“You cannot sign a contract one day and have students sign on to the plan and begin to use it the next day,” Powers said. “If you reverse engineer when a contract has to be signed with the finalized terms that then have to be operationalized by mid-July, mid-May is the reality.”
Despite the undeniable increase in costs, Penn State was able to lessen the burden in at least three distinct ways (this is, of course, the focus of their PR pitch). First, the university was able to negotiate Aetna’s original premium increase of 30 percent down to 21 percent. Second, Penn State plans to budget a 3 percent increase for graduate assistantship stipends across the board. Finally, the university has agreed to increase its premium contribution from 70 to 75 percent for graduate assistant plans and 70 to 76 percent for family plans (individual plans will remain 80 percent subsidized).
“Although we have a plan in place for 2014-15, our work is far from done,” said Provost Nick Jones. “We still have a number of important issues to address on this topic as we look to the future. Through the work of the task force we formed on April 29, we will continue to explore means to mitigate the impact of rising health care costs on our student populations.”
Still, some graduate students have found Penn State’s actions troubling and aren’t satisfied with the task force solution. First-year political science graduate student Kevin Reuning, who spoke at the most recent Board of Trustees meeting two weeks ago, said that the task force “does not represent graduate student concerns.”
“We have our task force but it isn’t for us,” Reuning said at the meeting. “The task force will have no public meetings. The task force will have only six graduate students, some hand-selected by the administration. The task force will not make information about our contract with Aetna public. The task force will not even make the contract available to graduate students on the task force.”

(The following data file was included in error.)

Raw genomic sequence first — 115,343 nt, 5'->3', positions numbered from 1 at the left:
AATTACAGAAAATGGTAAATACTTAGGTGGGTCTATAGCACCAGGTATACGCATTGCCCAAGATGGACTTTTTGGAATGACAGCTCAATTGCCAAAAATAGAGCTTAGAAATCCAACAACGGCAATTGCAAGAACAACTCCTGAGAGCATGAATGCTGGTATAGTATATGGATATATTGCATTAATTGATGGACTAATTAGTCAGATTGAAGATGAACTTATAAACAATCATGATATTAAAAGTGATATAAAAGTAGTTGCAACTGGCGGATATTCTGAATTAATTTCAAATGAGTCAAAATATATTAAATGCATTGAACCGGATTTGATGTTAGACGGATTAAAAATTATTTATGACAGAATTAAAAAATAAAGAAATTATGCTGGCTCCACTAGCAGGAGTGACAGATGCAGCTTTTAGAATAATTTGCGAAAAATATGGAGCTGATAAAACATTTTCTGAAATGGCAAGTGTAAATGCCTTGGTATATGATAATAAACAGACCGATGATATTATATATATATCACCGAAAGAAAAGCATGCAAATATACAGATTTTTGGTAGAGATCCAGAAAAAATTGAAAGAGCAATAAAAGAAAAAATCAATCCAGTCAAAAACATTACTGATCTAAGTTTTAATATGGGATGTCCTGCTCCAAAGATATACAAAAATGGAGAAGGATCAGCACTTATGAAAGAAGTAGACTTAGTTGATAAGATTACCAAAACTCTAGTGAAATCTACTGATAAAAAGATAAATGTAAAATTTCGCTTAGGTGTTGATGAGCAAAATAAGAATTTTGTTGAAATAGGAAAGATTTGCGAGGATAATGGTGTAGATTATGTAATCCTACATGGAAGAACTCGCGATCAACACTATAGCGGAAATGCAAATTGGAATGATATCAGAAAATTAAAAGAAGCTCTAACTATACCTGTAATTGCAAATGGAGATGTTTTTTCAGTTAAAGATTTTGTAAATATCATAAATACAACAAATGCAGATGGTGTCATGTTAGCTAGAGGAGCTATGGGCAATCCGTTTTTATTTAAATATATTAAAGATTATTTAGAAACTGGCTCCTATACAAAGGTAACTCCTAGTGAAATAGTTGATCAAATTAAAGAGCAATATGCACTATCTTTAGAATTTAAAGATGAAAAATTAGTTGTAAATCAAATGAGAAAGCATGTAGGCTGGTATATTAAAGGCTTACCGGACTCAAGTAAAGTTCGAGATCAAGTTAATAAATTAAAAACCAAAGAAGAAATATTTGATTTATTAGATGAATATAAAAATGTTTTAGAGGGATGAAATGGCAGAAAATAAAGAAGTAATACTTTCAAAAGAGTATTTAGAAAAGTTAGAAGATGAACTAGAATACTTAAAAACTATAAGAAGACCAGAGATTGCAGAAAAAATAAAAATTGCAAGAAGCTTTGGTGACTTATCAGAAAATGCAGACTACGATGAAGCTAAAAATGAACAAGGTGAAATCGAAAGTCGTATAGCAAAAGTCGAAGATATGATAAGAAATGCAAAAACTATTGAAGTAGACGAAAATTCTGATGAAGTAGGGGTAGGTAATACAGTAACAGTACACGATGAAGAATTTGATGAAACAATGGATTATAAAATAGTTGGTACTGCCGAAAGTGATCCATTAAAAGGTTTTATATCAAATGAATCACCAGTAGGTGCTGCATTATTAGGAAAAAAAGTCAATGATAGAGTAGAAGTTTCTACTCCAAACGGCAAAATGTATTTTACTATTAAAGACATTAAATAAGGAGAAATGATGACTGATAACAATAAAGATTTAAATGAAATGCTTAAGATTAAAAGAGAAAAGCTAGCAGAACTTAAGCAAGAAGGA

Graduate student Azita Ranjbar echoed Reuning, and pitted Penn State’s stipend increase as grandstanding.
“The university has proposed a 3 percent increase across all Penn State pay grades, a standard practice to account for inflation,” Ranjbar said at the meeting. “This 3 percent will not adequately cover increasing co-pays and out-of-pocket deductibles, which are projected again to rise next year.”
It’s a tough situation for both parties — although the sympathy ran thin when the Board of Trustees decided to award outgoing President Rodney Erickson with a $50,000 raise at the same meeting three graduate students spoke about the dire financial situation some members of the graduate community find themselves in. Candidates endorsed by the HUGS group won big in the most recent graduate student government elections, including new president Danielle Rhubart. And the task force will go on in some form, hopefully, to ensure this conflict doesn’t happen again next year.
“I can assure you that these issues are not lost on us,” Jones said. “We know that there’s more we need to do, and we’re working on that.”